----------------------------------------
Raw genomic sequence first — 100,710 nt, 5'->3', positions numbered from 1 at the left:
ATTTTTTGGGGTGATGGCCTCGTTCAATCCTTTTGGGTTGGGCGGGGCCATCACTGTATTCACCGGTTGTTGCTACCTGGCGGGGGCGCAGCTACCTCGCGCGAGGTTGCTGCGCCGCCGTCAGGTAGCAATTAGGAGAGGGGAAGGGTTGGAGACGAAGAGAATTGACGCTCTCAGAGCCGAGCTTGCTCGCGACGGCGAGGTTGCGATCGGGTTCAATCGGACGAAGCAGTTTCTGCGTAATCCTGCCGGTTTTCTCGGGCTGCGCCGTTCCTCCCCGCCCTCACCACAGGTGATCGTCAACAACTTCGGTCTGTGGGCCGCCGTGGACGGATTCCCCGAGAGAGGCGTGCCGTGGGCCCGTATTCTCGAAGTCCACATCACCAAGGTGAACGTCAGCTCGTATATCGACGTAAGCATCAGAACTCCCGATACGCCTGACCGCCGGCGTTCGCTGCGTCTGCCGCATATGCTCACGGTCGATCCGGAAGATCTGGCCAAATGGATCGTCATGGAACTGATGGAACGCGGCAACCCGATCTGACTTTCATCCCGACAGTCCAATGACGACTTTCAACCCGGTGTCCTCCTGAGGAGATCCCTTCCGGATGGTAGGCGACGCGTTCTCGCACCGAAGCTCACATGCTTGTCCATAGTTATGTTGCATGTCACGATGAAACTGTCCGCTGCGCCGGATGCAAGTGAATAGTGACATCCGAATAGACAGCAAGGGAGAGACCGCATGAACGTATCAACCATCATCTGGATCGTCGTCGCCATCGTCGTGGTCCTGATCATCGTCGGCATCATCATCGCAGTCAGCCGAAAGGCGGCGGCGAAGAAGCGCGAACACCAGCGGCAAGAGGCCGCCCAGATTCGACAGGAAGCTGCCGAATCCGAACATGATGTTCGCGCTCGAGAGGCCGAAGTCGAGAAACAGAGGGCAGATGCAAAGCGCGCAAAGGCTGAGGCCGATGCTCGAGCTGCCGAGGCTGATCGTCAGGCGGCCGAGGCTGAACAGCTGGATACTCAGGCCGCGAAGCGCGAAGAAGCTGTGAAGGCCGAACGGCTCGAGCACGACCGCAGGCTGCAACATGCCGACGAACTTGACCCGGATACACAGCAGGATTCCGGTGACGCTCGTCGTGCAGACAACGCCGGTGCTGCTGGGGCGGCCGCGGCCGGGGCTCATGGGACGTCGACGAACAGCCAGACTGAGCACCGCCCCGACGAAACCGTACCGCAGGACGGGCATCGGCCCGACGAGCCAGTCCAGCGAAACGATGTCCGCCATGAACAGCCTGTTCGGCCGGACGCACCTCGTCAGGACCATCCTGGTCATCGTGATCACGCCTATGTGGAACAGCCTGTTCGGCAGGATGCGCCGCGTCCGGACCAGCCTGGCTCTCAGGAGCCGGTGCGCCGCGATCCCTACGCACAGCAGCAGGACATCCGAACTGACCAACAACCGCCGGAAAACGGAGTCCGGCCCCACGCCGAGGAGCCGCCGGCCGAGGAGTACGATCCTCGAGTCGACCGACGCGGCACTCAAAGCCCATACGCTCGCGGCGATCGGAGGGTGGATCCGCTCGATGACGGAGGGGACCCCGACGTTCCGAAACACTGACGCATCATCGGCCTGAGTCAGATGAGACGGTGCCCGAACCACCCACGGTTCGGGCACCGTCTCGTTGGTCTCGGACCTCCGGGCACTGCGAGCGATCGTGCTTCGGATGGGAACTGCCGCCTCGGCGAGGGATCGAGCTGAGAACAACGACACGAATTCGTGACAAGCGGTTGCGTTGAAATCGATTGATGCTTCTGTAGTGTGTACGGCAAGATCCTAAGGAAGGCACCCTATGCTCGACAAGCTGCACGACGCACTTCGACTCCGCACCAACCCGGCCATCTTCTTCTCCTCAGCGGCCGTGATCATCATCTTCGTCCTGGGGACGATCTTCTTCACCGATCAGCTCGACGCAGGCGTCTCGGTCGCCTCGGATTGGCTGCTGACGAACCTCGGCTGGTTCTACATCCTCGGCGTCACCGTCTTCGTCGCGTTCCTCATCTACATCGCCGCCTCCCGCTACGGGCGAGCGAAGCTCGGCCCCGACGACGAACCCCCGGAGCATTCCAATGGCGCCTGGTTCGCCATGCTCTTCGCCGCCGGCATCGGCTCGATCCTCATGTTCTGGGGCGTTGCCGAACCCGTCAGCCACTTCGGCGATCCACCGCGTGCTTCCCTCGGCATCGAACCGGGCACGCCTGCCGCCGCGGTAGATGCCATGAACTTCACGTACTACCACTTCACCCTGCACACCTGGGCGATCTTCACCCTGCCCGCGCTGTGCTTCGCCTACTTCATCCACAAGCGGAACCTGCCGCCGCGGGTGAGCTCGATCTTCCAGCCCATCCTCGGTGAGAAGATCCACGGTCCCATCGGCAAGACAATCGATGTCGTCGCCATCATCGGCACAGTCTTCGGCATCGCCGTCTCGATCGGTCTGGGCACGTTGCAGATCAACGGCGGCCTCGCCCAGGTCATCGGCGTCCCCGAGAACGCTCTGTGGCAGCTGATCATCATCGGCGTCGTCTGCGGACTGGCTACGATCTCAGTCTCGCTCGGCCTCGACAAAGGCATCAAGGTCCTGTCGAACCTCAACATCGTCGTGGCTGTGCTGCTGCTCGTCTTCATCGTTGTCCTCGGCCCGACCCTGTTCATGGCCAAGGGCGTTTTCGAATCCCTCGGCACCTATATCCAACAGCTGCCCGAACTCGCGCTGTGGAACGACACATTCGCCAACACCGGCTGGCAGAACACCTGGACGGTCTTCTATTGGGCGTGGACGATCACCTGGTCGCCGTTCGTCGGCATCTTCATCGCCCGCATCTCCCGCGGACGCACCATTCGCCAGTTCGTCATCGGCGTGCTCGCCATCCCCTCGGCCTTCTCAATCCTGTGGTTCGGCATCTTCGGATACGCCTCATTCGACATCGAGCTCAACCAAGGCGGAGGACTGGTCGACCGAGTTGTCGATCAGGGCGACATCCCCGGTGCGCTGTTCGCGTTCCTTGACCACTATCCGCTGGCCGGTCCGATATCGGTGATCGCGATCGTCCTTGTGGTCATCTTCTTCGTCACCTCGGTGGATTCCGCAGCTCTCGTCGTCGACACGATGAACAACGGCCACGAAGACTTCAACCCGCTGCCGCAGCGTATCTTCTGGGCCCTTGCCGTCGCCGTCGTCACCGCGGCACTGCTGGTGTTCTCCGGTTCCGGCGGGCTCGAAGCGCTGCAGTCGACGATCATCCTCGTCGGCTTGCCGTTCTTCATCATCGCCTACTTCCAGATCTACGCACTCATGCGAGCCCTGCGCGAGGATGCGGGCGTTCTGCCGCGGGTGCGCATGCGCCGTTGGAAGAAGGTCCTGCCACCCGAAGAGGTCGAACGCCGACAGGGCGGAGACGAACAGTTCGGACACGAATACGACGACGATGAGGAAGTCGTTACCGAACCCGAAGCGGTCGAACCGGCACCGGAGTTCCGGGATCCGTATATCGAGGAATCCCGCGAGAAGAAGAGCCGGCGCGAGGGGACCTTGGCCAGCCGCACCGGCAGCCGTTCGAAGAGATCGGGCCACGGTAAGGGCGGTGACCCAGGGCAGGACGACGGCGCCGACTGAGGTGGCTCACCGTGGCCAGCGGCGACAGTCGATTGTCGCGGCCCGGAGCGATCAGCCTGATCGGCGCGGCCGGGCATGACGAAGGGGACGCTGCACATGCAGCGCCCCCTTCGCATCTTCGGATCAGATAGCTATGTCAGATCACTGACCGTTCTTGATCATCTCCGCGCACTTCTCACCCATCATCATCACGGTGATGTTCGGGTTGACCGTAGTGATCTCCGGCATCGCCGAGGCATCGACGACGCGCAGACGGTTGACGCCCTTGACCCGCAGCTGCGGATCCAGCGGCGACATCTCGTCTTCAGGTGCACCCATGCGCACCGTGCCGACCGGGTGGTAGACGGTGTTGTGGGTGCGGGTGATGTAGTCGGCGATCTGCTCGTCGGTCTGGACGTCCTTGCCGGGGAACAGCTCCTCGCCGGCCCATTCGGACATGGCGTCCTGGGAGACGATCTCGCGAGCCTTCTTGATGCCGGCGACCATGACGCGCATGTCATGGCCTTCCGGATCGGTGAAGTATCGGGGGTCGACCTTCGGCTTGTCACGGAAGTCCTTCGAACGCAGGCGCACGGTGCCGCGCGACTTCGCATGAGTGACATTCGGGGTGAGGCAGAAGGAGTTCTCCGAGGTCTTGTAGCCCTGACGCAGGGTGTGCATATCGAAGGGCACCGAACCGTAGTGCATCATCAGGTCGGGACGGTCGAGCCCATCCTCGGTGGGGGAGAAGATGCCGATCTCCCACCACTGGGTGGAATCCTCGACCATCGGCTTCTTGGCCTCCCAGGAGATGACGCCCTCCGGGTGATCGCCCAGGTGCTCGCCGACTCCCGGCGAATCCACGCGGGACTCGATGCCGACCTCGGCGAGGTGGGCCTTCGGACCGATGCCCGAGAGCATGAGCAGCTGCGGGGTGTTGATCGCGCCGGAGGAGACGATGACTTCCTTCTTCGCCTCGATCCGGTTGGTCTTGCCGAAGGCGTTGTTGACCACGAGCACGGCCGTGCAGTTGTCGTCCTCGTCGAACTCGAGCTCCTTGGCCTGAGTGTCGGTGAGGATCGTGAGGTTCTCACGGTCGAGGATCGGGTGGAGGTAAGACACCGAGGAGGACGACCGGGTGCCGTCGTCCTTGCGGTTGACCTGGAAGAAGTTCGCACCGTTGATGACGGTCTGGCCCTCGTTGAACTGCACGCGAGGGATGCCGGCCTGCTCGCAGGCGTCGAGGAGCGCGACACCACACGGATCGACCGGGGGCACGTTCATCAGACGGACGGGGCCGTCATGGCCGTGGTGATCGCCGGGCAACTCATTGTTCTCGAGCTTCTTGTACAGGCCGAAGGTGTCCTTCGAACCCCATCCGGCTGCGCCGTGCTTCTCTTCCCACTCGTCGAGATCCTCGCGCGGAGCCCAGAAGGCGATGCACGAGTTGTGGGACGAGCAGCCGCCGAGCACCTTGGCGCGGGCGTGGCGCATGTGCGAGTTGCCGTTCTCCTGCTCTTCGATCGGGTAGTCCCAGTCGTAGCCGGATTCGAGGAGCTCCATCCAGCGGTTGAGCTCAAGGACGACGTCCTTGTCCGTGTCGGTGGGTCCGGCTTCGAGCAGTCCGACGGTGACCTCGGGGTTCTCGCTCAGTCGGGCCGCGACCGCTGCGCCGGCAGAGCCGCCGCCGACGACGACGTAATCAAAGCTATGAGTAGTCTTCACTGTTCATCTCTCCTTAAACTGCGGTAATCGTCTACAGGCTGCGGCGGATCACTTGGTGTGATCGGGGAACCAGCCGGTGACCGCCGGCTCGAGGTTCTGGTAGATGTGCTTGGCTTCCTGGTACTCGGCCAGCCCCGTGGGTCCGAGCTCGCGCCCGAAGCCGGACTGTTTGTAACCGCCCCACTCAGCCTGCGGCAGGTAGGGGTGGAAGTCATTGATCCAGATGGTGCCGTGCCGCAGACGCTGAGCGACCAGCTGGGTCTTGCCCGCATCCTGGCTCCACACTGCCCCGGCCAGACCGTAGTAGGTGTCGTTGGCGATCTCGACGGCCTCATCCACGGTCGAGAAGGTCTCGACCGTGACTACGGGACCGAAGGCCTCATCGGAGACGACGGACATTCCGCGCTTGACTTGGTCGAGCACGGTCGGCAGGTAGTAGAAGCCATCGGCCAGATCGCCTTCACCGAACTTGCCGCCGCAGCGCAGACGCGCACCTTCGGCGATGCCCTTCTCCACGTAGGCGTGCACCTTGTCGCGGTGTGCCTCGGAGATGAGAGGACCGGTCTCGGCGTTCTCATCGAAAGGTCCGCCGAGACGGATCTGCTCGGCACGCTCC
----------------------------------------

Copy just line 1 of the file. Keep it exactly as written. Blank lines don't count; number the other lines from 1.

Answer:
Raw genomic sequence first — 100,710 nt, 5'->3', positions numbered from 1 at the left: